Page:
Clinical Laboratory of Neurodegenerative Diseases, National Institute of Neurology and Neurosurgery, Mexico City 14269, Mexico.
Correspondence Address: Prof. Teresa Corona-Vázquez, Clinical Laboratory of Neurodegenerative Diseases, National Institute of Neurology and Neurosurgery, Insurgentes Sur #3877, Col. La Fama, Del. Tlalpan, Mexico City 14269, Mexico. E-mail: email@example.com
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As Hong and Sung previously did, we read with great interest the study published by Guptill et al. They reported that anti-muscle-specific kinase (MuSK) myasthenia gravis patients and healthy controls had similar percentages of peripheral plasmablasts. This result is derived from a comparison between 13 female patients (out of the 18 originally included in the study) and 6 controls. Taking into account the effect of rituximab on peripheral plasmablasts, those patients treated with it (n = 3) were not included in the previous comparison. Excluding these patients, 6 (40%) were on chronic prednisone treatment, whose dose was between 2.5 mg every other day and 20 mg daily. However, it is already known that prednisone therapy effectively decreases peripheral plasmablasts, so this could contribute to the lack of difference between patients and controls. They also reported that immunosuppressed (n = 7) and non-immunosuppressed (n = 6) patients had similar percentages of peripheral plasmablasts. A comparison between non-immunosuppressed patients and controls would have also been quite informative, since it would eliminate the prednisone factor and facilitate the demonstration of a difference between a seemingly normal population of peripheral plasmablasts (controls) and an abnormal one (patients). Finally, vaccination history in controls is also an important point to consider, since it has been documented that peripheral plasmablasts increase after vaccination.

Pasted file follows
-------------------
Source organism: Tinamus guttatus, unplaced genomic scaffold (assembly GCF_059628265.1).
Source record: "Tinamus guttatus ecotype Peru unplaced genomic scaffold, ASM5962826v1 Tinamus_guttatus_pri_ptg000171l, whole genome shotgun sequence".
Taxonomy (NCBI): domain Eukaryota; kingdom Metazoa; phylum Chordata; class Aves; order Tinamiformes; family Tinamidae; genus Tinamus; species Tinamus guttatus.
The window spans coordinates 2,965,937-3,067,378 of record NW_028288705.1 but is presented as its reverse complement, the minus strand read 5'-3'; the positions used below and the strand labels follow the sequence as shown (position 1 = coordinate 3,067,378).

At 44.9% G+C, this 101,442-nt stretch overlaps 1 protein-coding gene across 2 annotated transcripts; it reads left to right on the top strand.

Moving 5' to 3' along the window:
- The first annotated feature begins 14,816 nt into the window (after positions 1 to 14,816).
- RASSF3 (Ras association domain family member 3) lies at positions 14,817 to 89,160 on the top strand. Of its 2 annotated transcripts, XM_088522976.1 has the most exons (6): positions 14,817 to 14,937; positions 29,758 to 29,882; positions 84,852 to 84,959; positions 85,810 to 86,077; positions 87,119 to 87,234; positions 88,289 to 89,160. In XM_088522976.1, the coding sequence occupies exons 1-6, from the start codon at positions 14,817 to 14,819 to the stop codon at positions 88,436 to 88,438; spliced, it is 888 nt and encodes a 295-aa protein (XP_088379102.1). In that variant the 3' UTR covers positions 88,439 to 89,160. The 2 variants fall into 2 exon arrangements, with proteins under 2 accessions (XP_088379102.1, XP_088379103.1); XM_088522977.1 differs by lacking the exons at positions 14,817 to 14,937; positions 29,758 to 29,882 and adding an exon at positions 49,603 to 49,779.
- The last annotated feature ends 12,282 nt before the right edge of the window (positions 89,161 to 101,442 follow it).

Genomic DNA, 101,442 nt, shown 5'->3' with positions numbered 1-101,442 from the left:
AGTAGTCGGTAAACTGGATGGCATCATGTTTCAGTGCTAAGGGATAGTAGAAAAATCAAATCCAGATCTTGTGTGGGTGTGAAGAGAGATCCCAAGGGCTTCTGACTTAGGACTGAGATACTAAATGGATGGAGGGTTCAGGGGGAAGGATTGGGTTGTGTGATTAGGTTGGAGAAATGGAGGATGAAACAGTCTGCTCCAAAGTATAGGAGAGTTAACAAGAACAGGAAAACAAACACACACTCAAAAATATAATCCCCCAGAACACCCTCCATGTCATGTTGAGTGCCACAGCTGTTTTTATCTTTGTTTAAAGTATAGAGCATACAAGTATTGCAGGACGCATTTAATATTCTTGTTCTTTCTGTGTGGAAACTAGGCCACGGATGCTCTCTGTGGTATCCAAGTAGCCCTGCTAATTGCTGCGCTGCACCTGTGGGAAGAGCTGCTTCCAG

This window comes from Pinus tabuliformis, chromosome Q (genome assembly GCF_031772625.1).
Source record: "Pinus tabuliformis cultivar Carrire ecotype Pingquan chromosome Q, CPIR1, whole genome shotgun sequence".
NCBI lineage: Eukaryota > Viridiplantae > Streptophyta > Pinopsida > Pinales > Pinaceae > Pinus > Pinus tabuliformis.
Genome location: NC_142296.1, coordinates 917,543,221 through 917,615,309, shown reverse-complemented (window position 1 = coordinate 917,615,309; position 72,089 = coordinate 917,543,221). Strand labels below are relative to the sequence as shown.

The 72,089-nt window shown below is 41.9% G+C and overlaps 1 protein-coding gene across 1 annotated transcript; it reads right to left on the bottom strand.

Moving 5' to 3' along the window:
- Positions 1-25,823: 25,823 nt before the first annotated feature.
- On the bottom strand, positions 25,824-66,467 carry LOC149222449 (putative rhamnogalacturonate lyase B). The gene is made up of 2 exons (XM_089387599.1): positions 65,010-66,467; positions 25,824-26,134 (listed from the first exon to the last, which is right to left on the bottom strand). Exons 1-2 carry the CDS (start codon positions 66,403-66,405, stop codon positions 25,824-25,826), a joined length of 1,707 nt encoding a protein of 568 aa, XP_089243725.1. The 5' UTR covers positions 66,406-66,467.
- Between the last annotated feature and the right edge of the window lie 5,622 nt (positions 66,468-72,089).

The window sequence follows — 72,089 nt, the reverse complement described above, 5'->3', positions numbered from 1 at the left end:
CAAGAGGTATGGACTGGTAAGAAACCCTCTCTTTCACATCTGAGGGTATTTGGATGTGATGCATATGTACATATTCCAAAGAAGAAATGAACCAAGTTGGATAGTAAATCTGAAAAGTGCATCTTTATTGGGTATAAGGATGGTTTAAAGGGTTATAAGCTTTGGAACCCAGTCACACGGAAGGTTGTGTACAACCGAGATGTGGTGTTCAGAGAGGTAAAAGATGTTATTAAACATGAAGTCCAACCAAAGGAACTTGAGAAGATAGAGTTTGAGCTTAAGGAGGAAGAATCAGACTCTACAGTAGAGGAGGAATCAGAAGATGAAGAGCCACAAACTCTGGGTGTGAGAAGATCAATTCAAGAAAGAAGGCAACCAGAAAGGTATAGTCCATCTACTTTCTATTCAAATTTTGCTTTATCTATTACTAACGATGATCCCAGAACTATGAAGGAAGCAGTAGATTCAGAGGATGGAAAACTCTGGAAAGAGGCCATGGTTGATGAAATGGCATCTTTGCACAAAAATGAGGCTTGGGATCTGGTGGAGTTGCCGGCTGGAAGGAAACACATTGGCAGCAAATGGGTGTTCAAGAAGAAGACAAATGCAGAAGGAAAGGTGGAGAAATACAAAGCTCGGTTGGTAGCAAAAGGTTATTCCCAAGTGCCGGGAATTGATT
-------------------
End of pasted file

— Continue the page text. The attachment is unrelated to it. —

Increased peripheral plasmablasts have been found in various immune-based diseases. IgG4-related disease is one of these conditions. In connection with the above, Raibagkar et al. recently reported the case of a 54-year-old woman with anti-MuSK myasthenia gravis who also developed retroperitoneal lymphadenopathy histopathologically consistent with IgG4-related disease. They did not report the count of peripheral plasmablasts in this patient. We conducted a search in PubMed and found an additional case of a 72-year-old man with myasthenia gravis who also developed an inflammatory aortic aneurysm. The latter was compatible with a possible diagnosis of IgG4-related disease. Nevertheless, the antibody involved in the diagnosis of myasthenia gravis in this patient is not reported.
In the title of their short communication, Raibagkar et al. wonder if there is any relationship between the two diseases. It is interesting to note that in anti-MuSK myasthenia gravis antibodies are directly pathogenic, whereas in IgG4-related disease they are probably not[7,10]. We recently stressed that the sphere of IgG4-mediated neurological autoimmune disorders is an expanding one. We believe that the study of the ties between IgG4-mediated neurological autoimmune disorders and IgG4-related disease could represent a very fruitful field in the near future, so further studies are needed in this specific area. However, one of the limitations that these studies might face is the low prevalence (or underdiagnosis) of these conditions[11,12]. Multicentric studies through international, collaborative efforts could mitigate this limitation. Regarding the technical aspects, it is also necessary to unify the characterization (gating) of peripheral plasmablasts in order to facilitate dialogue and exchange between different research communities, which may come from different domains of specialization (neurology, rheumatology, immunology, among others).
Literature review, significant contribution to intellectual manuscript content, and manuscript drafting: G. Delgado-García, T. Corona-Vázquez.Financial support and sponsorship
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